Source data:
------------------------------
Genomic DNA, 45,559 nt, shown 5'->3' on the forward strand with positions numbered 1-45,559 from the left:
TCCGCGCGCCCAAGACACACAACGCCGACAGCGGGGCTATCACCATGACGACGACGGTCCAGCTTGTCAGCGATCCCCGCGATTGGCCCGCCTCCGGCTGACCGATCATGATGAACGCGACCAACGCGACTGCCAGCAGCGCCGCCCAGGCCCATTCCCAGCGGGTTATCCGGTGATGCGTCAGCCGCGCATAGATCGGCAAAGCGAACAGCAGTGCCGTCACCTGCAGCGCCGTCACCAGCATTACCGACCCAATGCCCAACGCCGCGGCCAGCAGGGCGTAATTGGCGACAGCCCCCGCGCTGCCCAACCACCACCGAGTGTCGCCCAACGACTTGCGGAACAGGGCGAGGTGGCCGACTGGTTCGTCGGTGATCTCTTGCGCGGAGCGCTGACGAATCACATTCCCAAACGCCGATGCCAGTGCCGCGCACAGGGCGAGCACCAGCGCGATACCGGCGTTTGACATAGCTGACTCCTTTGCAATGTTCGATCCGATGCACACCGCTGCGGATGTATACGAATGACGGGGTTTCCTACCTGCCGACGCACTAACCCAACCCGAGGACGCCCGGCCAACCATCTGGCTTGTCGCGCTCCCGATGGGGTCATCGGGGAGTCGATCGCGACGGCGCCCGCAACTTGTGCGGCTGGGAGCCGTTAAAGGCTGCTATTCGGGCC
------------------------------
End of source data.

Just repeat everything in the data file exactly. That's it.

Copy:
Genomic DNA, 45,559 nt, shown 5'->3' on the forward strand with positions numbered 1-45,559 from the left:
TCCGCGCGCCCAAGACACACAACGCCGACAGCGGGGCTATCACCATGACGACGACGGTCCAGCTTGTCAGCGATCCCCGCGATTGGCCCGCCTCCGGCTGACCGATCATGATGAACGCGACCAACGCGACTGCCAGCAGCGCCGCCCAGGCCCATTCCCAGCGGGTTATCCGGTGATGCGTCAGCCGCGCATAGATCGGCAAAGCGAACAGCAGTGCCGTCACCTGCAGCGCCGTCACCAGCATTACCGACCCAATGCCCAACGCCGCGGCCAGCAGGGCGTAATTGGCGACAGCCCCCGCGCTGCCCAACCACCACCGAGTGTCGCCCAACGACTTGCGGAACAGGGCGAGGTGGCCGACTGGTTCGTCGGTGATCTCTTGCGCGGAGCGCTGACGAATCACATTCCCAAACGCCGATGCCAGTGCCGCGCACAGGGCGAGCACCAGCGCGATACCGGCGTTTGACATAGCTGACTCCTTTGCAATGTTCGATCCGATGCACACCGCTGCGGATGTATACGAATGACGGGGTTTCCTACCTGCCGACGCACTAACCCAACCCGAGGACGCCCGGCCAACCATCTGGCTTGTCGCGCTCCCGATGGGGTCATCGGGGAGTCGATCGCGACGGCGCCCGCAACTTGTGCGGCTGGGAGCCGTTAAAGGCTGCTATTCGGGCC